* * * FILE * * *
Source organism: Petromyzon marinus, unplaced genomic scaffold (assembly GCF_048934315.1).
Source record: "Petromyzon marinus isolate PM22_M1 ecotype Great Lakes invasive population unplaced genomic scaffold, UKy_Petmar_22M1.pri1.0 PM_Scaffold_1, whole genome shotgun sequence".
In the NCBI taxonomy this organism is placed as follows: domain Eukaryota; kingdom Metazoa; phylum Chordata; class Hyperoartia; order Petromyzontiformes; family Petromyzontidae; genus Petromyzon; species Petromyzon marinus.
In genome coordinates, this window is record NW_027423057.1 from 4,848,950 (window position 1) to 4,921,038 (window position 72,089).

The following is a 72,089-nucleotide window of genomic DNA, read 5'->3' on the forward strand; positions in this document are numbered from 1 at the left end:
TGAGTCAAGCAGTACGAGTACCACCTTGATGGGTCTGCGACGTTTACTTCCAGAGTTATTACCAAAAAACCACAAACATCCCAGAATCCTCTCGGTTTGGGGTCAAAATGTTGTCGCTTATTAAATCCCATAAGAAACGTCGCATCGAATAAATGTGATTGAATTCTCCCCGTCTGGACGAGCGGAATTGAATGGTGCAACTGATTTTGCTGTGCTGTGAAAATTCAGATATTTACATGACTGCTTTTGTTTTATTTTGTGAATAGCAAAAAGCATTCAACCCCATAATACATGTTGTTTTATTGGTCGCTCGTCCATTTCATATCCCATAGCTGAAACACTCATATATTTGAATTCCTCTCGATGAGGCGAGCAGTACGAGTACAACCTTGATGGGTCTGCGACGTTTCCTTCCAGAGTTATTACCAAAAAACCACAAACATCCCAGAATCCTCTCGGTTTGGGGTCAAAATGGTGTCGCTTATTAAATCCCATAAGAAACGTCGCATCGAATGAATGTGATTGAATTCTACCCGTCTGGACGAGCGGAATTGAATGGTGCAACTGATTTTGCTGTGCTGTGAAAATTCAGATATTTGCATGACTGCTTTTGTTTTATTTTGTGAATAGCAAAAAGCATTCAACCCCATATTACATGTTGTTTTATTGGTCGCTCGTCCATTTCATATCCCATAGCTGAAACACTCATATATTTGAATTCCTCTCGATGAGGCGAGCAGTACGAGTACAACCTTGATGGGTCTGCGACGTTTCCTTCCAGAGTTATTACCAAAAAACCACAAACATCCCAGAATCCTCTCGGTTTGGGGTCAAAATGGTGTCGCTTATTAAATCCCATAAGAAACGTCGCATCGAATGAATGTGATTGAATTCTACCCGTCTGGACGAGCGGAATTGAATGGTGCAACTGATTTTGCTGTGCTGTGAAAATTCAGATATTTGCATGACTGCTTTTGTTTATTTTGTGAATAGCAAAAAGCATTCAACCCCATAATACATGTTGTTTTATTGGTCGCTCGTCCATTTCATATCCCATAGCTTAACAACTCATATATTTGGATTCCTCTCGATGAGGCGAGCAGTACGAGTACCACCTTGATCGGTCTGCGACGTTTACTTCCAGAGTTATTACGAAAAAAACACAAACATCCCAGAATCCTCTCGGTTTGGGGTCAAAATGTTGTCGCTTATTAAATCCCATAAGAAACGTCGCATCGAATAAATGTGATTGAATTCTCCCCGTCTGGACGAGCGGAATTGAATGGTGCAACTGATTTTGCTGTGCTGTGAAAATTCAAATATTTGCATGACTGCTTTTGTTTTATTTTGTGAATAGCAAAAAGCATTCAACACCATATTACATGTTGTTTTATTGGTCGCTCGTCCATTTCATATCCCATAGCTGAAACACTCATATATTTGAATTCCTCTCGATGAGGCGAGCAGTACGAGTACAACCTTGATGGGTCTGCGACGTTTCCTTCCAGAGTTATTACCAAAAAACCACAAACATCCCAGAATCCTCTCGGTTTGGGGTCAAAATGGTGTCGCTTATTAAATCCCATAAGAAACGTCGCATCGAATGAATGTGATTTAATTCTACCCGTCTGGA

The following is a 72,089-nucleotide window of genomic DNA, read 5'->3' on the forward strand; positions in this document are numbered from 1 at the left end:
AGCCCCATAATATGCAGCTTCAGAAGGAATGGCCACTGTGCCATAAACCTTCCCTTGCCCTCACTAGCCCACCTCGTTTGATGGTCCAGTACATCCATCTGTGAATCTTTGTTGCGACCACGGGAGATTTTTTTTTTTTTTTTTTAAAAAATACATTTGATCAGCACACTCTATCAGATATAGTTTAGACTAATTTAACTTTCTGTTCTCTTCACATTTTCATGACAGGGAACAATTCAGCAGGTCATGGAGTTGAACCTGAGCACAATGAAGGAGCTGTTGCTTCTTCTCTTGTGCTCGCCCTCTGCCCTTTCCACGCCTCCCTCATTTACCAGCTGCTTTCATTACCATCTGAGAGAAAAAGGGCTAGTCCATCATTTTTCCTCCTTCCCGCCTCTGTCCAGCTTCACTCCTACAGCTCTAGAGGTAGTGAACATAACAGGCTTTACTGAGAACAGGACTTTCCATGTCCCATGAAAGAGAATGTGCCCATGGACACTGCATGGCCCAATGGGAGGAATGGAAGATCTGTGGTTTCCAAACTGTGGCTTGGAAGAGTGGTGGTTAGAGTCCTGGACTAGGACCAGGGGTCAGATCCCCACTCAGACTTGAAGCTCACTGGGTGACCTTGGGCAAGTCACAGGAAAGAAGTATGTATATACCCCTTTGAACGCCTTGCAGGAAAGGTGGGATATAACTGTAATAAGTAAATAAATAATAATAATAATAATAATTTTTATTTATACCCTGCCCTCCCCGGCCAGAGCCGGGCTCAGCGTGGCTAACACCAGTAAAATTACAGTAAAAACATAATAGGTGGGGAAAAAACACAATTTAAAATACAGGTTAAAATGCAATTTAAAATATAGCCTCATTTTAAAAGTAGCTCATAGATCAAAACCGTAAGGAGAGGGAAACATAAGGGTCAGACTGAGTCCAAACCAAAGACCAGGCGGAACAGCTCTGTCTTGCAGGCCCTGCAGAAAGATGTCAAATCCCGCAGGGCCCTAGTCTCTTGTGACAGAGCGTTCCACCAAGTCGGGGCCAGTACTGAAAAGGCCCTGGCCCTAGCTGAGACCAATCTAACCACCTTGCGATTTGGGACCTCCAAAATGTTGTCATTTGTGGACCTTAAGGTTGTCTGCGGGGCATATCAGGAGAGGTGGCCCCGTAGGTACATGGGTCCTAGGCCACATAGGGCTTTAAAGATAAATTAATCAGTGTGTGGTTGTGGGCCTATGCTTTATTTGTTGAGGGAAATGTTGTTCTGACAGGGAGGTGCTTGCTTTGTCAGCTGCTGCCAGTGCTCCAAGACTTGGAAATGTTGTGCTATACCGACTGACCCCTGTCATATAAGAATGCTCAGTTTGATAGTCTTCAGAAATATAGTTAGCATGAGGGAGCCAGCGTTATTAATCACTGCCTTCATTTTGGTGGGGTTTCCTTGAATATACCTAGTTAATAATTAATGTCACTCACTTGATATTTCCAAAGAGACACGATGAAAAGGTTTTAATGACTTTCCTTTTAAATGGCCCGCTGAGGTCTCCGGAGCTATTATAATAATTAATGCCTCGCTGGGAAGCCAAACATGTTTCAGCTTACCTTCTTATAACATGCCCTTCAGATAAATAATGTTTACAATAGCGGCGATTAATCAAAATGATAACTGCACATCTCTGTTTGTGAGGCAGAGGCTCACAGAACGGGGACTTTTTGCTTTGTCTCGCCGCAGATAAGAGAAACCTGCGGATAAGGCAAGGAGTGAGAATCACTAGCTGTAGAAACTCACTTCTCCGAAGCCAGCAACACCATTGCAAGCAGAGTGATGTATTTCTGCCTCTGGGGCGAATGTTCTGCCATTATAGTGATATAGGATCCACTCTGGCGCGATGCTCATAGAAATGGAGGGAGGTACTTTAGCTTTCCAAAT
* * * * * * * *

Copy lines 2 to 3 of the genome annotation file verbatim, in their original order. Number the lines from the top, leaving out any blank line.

Source record: "Petromyzon marinus isolate PM22_M1 ecotype Great Lakes invasive population unplaced genomic scaffold, UKy_Petmar_22M1.pri1.0 PM_Scaffold_1, whole genome shotgun sequence".
In the NCBI taxonomy this organism is placed as follows: domain Eukaryota; kingdom Metazoa; phylum Chordata; class Hyperoartia; order Petromyzontiformes; family Petromyzontidae; genus Petromyzon; species Petromyzon marinus.